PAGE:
EU to adopt nanotech code of conduct

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The Commission is set to put forward a voluntary code of conduct for responsible nanotech research in late 2007, as lack of scientific knowledge about the risks of the emerging technology is impeding the development of specific legislation in the field.

The Commission launched on 19 July 2007 a consultation on a code of conduct for responsible nanosciences and nanotechnology research. It seeks input for a specific Recommendation that the EU executive is planning to put forward before the end of the year.

As nanotech products are already being mass-produced in areas such as food, electronics and cosmetics, the political debate on regulating nanotechnologies is just beginning. A lack of scientific knowledge and the absence of evidence of the health and safety hazards of nanotech, however, make regulation impossible. 

Whereas - to date - no government in the world has developed a specific nanotech regulation, everybody agrees that more research on the health and environmental risks posed by nanoparticles is needed to ensure that asbestos-like scandals do not come back to haunt nanotech companies in the future. The EU is currently examining whether nanotechnologies are already covered by other Community legislation, in the process of defining the legislative framework.

The consultation on the code of conduct invites representatives from the scientific community, industry, civil society, policy-makers and media, as well as the general public, to express their views on the future governance of this emerging area of science, which is also raising issues and questions concerning ethics and the fundamental rights of individuals, such as the protection of personal data.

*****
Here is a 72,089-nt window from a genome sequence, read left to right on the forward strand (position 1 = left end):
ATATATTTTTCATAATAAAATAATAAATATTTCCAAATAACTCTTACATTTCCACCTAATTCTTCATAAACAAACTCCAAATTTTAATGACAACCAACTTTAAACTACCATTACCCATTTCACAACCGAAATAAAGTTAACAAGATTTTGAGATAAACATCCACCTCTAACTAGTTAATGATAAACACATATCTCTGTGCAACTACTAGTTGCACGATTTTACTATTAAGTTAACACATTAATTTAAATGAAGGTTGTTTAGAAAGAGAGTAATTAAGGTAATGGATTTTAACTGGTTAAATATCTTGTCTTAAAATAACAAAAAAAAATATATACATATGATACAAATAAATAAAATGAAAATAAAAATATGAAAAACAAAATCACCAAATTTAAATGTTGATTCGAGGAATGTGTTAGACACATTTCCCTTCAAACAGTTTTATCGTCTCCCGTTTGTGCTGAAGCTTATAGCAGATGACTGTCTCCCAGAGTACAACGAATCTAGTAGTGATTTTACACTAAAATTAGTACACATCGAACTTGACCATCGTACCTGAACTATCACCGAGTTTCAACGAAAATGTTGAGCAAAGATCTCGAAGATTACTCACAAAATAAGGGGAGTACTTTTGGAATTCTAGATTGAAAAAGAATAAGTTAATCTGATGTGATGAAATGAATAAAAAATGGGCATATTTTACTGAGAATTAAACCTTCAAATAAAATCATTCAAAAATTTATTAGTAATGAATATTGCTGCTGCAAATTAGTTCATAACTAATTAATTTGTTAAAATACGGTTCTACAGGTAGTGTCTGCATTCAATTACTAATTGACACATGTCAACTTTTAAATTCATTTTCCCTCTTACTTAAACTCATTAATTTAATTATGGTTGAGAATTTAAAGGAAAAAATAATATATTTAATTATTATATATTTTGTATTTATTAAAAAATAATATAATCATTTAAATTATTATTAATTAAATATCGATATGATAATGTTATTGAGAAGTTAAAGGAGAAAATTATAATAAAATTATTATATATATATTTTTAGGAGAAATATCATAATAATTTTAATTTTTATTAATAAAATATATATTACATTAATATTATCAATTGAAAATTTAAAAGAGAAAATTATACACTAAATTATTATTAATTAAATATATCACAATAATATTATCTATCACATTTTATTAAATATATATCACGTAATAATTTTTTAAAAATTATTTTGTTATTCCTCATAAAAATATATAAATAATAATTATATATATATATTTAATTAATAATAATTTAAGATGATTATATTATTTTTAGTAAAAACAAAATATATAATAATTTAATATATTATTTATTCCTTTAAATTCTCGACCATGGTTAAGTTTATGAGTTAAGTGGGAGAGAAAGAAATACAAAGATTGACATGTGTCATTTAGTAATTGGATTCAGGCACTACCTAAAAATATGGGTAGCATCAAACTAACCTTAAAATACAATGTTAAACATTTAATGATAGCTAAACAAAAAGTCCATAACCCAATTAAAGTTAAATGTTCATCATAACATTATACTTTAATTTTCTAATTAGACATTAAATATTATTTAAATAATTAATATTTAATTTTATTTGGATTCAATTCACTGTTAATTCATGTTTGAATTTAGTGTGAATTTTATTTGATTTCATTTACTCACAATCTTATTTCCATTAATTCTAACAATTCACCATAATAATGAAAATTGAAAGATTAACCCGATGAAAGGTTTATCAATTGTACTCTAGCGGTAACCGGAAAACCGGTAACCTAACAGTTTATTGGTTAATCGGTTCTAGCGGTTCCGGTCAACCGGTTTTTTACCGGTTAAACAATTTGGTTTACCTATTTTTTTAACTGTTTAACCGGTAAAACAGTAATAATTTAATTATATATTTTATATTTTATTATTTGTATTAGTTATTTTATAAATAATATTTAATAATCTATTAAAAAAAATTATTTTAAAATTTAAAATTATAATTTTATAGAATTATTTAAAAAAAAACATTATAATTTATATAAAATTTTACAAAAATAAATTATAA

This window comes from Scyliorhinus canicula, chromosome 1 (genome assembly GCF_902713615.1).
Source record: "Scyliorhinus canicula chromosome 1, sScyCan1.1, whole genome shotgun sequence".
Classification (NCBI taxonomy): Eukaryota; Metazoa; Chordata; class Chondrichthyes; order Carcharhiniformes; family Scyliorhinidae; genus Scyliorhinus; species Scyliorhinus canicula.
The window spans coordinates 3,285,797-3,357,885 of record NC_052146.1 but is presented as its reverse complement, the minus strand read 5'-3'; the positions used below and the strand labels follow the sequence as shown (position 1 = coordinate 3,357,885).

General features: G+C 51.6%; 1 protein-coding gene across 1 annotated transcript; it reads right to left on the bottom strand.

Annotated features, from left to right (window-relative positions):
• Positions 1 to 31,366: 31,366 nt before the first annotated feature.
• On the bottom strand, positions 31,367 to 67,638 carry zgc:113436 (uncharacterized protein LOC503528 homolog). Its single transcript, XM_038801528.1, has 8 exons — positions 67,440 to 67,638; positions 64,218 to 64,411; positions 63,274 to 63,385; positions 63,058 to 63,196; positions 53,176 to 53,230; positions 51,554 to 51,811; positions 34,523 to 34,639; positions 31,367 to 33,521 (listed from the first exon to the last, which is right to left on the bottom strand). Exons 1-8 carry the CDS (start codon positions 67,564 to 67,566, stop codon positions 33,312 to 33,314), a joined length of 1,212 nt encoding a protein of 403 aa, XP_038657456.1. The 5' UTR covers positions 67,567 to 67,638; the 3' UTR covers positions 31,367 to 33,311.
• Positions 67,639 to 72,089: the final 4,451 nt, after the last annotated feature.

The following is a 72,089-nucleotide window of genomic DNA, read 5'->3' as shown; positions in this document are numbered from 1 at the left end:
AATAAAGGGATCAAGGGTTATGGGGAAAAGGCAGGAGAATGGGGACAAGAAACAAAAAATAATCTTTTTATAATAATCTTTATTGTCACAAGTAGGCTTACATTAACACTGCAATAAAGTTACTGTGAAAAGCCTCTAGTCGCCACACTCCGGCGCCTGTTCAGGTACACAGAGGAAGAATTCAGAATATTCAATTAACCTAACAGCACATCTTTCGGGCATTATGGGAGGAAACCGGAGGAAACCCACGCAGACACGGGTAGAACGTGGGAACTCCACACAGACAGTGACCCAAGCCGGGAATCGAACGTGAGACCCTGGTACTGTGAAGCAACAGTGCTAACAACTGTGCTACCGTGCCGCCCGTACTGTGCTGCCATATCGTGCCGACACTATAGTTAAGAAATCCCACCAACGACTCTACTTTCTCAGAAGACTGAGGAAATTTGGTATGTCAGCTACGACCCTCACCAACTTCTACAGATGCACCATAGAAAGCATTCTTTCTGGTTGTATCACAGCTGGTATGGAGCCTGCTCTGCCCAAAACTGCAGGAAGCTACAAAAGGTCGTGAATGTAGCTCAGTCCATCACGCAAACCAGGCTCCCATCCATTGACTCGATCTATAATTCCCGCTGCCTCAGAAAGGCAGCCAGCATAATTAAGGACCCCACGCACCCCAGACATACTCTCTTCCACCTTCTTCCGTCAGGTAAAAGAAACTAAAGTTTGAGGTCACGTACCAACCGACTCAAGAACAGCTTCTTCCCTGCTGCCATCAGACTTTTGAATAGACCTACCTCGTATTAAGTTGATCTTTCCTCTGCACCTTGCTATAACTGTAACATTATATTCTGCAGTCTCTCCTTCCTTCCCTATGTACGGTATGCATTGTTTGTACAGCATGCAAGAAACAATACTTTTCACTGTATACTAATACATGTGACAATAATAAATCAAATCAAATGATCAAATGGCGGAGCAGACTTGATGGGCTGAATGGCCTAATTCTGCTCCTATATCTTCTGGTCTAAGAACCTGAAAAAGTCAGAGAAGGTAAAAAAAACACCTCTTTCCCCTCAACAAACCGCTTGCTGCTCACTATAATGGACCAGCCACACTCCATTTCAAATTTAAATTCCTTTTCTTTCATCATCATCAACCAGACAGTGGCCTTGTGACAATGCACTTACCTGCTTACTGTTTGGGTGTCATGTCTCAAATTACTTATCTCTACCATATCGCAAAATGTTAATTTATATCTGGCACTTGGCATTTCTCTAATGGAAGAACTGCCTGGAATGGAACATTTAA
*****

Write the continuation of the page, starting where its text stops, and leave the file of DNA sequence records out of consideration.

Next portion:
"The consultation process launched today shows the Commission's commitment to developing the potential of nanosciences with appropriate safeguards," said Science and Research Commissioner Janez Potočnik. 

According to the Commission, the future code would invite member states, industry, universities, funding organisations, researchers and other stakeholders to follow its principles, which the Commission itself, within EU research programmes and policy, would follow as well.

Drafting a European code of conduct for responsible nanosciences and nanotechnology research is part of the Commission's ambition "to promote a balanced diffusion of information on nanotechnology and to foster an open dialogue". The code was announced in the EU's nanosciences and nanotechnology action plan 2005-2009.

The consultation is open until 21 September 2007. 

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